Roman discoveries at Bomber Command site

Lincolnshire archaeologists Allen Archaeology have been excavating at the site of the International Bomber Command Centre in Lincoln for the last couple of years, and have been adding to our understanding of Roman occupation to the south of the Colonia, on a prominent location on the top of the ridge overlooking the town. That this location would have been a prime site is clear to see, but before the excavations we had little knowledge of what once existed there apart from scatters of Roman building material, pottery and small finds discovered during fieldwalking nearby, hinting at a farming community dating to the third century.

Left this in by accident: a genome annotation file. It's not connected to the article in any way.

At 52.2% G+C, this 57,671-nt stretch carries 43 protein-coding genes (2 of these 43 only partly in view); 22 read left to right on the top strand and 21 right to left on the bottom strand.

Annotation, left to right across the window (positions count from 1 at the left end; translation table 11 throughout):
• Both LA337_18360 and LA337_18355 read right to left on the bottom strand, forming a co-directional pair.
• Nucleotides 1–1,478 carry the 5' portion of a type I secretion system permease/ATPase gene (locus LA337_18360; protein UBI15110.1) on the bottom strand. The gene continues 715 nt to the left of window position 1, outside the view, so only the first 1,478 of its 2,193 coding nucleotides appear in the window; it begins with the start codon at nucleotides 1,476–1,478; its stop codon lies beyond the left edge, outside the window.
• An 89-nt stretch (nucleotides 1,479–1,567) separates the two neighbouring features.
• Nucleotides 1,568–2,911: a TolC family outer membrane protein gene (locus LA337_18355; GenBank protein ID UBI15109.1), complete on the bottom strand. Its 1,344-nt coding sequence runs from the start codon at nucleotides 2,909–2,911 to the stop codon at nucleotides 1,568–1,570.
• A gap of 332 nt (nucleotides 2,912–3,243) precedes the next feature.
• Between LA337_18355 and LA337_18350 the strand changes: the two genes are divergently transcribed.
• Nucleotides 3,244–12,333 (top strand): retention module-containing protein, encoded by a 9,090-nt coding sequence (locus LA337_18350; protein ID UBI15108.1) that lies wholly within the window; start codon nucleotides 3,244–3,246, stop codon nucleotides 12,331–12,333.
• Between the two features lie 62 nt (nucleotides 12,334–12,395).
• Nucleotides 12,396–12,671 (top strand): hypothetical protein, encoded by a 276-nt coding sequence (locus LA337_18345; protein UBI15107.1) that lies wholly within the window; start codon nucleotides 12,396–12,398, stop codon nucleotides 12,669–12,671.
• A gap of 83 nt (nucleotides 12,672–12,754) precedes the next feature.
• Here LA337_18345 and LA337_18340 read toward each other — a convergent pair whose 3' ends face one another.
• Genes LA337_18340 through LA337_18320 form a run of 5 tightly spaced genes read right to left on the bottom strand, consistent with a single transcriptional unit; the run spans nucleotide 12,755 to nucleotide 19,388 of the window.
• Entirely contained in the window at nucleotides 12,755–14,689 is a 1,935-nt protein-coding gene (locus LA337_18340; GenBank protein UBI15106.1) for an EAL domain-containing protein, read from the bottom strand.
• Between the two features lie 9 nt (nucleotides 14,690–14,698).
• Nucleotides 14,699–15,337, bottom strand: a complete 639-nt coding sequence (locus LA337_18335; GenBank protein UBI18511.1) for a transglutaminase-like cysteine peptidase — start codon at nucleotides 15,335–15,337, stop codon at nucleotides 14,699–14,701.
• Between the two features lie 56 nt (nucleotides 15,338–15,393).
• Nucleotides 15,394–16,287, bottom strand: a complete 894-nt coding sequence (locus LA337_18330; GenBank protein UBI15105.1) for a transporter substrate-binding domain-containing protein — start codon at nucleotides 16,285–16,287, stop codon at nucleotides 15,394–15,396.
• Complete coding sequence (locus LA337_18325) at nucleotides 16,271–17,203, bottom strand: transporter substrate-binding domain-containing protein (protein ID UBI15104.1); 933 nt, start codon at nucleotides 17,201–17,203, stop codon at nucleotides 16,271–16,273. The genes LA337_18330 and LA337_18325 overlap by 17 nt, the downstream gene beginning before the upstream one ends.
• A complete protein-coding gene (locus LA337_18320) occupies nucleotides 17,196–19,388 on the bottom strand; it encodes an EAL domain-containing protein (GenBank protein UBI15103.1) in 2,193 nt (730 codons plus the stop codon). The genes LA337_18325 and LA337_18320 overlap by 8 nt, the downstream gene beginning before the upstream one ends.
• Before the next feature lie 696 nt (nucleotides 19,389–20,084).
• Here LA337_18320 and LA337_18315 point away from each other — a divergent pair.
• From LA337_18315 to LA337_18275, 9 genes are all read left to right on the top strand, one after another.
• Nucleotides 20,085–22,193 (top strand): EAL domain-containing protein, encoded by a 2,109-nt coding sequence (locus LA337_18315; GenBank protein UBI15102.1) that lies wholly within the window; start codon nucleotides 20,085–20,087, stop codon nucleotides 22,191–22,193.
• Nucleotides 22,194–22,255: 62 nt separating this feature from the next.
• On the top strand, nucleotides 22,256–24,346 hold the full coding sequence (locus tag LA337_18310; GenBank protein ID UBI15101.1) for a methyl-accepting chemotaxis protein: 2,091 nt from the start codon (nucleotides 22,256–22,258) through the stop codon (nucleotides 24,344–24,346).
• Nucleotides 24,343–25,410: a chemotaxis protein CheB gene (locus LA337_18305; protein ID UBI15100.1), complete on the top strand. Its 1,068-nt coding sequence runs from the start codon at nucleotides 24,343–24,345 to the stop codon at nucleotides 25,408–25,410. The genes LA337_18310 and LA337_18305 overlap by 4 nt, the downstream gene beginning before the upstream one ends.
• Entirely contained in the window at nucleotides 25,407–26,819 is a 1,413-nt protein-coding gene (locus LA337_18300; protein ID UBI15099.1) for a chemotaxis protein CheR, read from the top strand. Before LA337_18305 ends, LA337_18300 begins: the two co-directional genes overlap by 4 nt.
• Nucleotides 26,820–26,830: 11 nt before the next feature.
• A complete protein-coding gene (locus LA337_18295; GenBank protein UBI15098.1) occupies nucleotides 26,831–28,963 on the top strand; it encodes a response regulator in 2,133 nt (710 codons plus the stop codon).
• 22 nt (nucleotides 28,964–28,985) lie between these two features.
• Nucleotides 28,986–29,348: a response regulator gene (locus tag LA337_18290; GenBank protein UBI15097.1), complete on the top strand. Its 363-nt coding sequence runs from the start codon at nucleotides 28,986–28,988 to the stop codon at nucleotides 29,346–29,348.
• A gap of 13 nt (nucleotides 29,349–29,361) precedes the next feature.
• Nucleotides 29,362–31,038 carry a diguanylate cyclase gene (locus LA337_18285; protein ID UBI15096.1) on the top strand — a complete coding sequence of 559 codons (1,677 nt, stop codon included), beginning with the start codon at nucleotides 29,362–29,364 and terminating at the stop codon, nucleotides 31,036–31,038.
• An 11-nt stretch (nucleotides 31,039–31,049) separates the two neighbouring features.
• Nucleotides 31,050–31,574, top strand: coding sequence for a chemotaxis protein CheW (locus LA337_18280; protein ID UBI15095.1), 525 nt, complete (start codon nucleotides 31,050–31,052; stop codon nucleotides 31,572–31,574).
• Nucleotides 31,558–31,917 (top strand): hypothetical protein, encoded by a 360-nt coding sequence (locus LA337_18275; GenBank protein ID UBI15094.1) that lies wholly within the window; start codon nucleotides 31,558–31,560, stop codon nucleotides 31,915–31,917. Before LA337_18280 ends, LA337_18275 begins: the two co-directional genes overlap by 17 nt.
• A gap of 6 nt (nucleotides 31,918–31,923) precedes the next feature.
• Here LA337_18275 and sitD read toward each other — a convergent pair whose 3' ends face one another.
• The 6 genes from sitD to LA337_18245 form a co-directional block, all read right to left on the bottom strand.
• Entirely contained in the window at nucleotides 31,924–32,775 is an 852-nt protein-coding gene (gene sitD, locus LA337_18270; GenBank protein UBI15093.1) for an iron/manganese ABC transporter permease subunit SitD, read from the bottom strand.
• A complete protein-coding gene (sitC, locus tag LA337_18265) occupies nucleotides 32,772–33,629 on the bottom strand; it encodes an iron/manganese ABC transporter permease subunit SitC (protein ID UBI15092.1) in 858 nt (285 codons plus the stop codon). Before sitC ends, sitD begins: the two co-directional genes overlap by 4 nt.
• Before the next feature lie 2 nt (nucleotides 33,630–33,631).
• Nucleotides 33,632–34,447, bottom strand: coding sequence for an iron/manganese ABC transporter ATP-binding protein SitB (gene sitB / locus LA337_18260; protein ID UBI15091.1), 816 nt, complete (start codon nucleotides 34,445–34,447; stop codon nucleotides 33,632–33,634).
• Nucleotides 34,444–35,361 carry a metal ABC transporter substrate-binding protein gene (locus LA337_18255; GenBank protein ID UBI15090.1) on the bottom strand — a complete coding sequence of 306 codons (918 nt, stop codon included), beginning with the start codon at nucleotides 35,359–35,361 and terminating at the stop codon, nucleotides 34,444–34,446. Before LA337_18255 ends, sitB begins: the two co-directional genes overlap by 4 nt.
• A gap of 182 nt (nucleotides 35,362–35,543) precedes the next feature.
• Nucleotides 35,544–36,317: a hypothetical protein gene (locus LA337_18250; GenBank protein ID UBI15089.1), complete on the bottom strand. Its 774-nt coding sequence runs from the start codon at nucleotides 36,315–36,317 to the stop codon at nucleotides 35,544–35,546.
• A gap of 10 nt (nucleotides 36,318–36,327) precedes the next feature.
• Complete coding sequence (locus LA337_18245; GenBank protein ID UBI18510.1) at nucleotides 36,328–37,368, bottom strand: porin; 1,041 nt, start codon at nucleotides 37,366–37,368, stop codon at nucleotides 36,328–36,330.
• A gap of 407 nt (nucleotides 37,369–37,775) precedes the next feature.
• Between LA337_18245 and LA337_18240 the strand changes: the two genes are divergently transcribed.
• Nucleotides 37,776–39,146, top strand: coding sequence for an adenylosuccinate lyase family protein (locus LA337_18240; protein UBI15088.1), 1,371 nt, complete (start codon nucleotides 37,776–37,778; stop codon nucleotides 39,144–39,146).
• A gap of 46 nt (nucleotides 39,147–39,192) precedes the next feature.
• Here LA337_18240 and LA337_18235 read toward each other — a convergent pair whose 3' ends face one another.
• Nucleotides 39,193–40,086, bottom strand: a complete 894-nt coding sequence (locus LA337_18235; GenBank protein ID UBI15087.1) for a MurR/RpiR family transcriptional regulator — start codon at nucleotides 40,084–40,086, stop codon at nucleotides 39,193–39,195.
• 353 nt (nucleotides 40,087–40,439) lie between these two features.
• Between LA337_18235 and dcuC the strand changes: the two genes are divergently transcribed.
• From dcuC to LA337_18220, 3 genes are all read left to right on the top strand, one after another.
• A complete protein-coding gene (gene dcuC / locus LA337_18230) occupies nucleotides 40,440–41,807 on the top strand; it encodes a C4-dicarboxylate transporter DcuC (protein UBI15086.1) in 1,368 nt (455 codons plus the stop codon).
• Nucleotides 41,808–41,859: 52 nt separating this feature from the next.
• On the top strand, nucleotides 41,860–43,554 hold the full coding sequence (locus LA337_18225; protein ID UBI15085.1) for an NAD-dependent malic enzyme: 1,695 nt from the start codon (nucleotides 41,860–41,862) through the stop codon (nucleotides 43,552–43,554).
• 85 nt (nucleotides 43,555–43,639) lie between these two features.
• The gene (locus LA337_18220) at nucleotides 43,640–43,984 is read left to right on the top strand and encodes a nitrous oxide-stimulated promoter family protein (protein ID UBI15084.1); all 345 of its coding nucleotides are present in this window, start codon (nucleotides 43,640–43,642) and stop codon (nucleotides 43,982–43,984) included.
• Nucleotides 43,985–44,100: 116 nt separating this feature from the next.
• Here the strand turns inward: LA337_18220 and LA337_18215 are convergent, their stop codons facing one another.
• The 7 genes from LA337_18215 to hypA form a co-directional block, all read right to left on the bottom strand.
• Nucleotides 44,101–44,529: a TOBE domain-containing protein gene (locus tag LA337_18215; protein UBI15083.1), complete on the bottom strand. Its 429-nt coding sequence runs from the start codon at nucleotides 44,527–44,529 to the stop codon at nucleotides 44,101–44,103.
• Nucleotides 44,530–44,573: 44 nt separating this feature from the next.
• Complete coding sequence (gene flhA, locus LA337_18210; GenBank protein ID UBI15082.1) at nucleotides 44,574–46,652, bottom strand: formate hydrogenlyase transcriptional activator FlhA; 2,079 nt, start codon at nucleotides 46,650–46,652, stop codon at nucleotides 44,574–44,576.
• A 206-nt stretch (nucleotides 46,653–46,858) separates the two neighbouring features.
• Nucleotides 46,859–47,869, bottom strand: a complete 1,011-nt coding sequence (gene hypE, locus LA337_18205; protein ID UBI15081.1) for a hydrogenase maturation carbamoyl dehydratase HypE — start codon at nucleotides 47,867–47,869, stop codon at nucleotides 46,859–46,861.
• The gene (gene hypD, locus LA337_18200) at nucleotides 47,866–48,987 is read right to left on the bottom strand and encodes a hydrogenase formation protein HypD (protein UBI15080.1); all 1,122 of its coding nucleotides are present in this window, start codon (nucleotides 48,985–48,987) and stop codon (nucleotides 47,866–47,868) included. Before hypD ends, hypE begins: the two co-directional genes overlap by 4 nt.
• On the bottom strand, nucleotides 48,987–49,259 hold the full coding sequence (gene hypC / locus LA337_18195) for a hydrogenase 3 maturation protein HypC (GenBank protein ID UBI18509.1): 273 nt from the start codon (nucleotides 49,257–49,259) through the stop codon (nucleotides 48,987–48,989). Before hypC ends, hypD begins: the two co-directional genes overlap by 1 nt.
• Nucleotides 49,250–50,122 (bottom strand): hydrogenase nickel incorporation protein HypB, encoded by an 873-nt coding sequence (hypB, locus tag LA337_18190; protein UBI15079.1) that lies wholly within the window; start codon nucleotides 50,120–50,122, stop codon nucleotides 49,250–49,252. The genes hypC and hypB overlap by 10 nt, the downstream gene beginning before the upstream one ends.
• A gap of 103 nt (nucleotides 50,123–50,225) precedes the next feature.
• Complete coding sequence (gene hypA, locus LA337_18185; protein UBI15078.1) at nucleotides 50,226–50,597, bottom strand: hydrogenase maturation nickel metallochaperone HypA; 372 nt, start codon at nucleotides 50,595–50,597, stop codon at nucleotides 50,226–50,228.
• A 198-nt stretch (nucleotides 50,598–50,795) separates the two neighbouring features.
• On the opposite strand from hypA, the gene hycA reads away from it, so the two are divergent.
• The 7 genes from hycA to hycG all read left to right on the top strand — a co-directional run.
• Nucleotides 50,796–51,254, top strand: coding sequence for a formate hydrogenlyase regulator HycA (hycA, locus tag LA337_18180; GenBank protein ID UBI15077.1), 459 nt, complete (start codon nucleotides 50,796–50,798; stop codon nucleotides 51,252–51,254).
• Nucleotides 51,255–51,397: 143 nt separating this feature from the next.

The main discoveries of Allen Archaeology’s excavations have included two ‘corn drying’ ovens (structures now generally thought to have perhaps been used in beer making rather than for drying corn), and a cemetery of 12 individuals. The burials are interesting, as they included two individuals buried head to toe in the same grave, and another double burial with the burials one on top of the other, the lower individual being decapitated. Finally, three pottery kilns have been discovered, with lots of greyware wasters. Current interpretations are than the kilns were for small scale production, perhaps providing basic vessels for the local community rather than being traded further afield.

You can read more about the work on the site on Allen Archaeology’s blog.

bomber-command-wasters

Wasters from the kilns. (c) Allen Archaeology

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